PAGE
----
Perhaps more interesting, though, are those moments where writers are forced to admit, willingly or otherwise, that translating nonhuman sounds isn’t always straightforward, and sometimes is just darned impossible. In Aldhelm’s Rules of Metre (7th century), for example, a teacher attempting to give the utterances of all sorts of nonhuman beings to his student is forced to say that storks … well, ‘make a stork noise’ and ‘kites make kite noises’. To Aldhelm, of course, this would only prove his point – that these are irrational voices, but it also inadvertently exposes the gulf between different modes of expression and their meanings. To quote another classical author: ‘even if we do not understand the utterances of the so-called irrational animals, still it is not improbable that they converse’ (Sextus Empiricus, Outlines of Pyrrhonism, I.73-6). In moments like these, the limitations of human languages are clear too – they cannot adequately cross boundaries.

Problems with translation become a key issue in a well-known late medieval Chaucer poem. The Parliament of Fowls is a dream vision bird debate poem – a popular form at the time in which two or more birds representing human individuals or perspectives conduct a formal argument as witnessed by a human narrator in a dream. In this case, the topic is love (or breeding), and Chaucer creates a great deal of humour by allowing the assembly to fall into chaos because the lowly birds (worm and seed eaters) disagree with the lofty pretensions of the birds of prey who want to conduct themselves according to the rules of courtly love. For certain birds, like the goose and the duck, this is all too much – why on earth would you spend time pining after an unrequited love when there are so many others to choose from?! Just get on and pick a mate! In Chaucer’s poem, that is, birds fail to consistently represent human beings; they keep on doing and saying birdy things.


A quecking duck in the Gorleston Psalter, 1310-1324 (Source: British Library)

The moment in the poem that has preoccupied me over the last year (for the full extent, see here) concerns these birds:

The goos, the cokkow, and the doke also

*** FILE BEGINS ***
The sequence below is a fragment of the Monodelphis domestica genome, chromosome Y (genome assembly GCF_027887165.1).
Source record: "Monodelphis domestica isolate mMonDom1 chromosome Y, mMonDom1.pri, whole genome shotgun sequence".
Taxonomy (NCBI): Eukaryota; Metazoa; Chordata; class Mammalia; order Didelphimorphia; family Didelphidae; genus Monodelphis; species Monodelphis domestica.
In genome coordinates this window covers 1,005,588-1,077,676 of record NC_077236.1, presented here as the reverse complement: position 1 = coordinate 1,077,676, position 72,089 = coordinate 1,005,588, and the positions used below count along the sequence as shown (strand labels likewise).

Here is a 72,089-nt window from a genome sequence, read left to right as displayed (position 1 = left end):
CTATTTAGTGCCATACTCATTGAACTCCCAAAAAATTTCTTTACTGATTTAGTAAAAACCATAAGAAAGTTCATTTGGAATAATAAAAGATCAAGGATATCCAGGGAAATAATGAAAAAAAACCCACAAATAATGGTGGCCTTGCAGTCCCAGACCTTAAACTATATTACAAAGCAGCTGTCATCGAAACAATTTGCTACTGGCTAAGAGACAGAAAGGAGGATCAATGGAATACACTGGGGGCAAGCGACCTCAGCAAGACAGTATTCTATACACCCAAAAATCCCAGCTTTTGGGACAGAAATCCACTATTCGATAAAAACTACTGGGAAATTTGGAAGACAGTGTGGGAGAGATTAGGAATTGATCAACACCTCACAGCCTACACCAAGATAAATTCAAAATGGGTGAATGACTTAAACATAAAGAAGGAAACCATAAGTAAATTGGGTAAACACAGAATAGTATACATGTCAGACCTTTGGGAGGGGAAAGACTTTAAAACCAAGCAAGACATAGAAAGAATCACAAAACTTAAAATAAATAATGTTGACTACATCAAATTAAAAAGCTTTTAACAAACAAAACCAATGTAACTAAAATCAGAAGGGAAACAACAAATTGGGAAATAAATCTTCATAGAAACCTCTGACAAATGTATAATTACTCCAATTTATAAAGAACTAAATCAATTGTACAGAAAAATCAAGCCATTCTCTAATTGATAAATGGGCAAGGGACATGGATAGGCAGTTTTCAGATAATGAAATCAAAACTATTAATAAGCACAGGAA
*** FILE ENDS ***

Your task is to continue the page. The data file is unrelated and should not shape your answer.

So cryede, “Kek kek! kokkow! quek quek!” hye,
That thourgh myne eres the noyse wente tho.

The goose, the cuckoo, and the duck also
Cried, ‘Kek kek! kokkow! quek quek!’ so loudly
That the noise went then right through my ears.

What is strange about line 499 is that it is the one and only instance of phonetically-rendered bird call in the entire debate. Elsewhere, as is conventionally the case, birds speak a human language (or rather,  they never actually speak in their own language – the voice is human from the start, only inserted into bird bodies). What then are we to make of a line that has the birds momentarily cry out in a transcription that, like the quacking duck in the marginal illustration above, at least seems to represent genuine birds’ vocalisations?

In my view, when the birds stop talking English and suddenly speak out in a strange semiotic mode, Chaucer is playing with the same sorts of curiosities that turn up in that sound wordlist from Aldhelm – there is a fault in the transmission. It raises all sorts of interesting questions concerning translation between species in the poem: are we to imagine that the line stands as his attempt to translate what he denounces as irrational ‘noyse’ elsewhere? In which case, why does he not do so in Middle English as at all other times in the debate? Are we to understand, maybe, that the dream enables the fantasy of nonhuman to human understanding, and that the birds do not actually speak English to each other? Or perhaps the birds’ utterances indicate something incomprehensible to the narrator – accurately reported, anomalous bird sounds amongst voices that otherwise genuinely speak English? The line, in fact, is doubly complex because it both conveys real bird calls, and presents a human mimicking bird calls (exactly like modern ornithologist’s attempts to replicate bird calls). And, given that the debate actually takes place between a multitude of birds, to what extent are other species meant to understand ‘quek[s]’ and ‘kek[s]’ – can they translate too?

More profoundly, Chaucer’s bird call line, interrupting the human speech, invites us to bridge the communicative gap. It provokes a speculative translation act from us at this moment, a playful invitation to imagine what the birds mean (or perhaps fail to mean) amongst their own and other species. From this angle, the lively vernacular of the goose and duck at other times conducted in English (‘All this is not worth a fly!’; ‘Come off!’) is an attempt to translate this otherness of bird species, and that of all nature’s voices. As a modern ornithologist states in a recent article on birdsong, ‘We will probably never be able to talk to birds, but we may yet be able to know what they are saying’ (David Callahan, Birdwatch, May 2016). Chaucer might have been dubious about such confidence, but I think he’d be happy to admit that ‘queck’ is far from meaningless.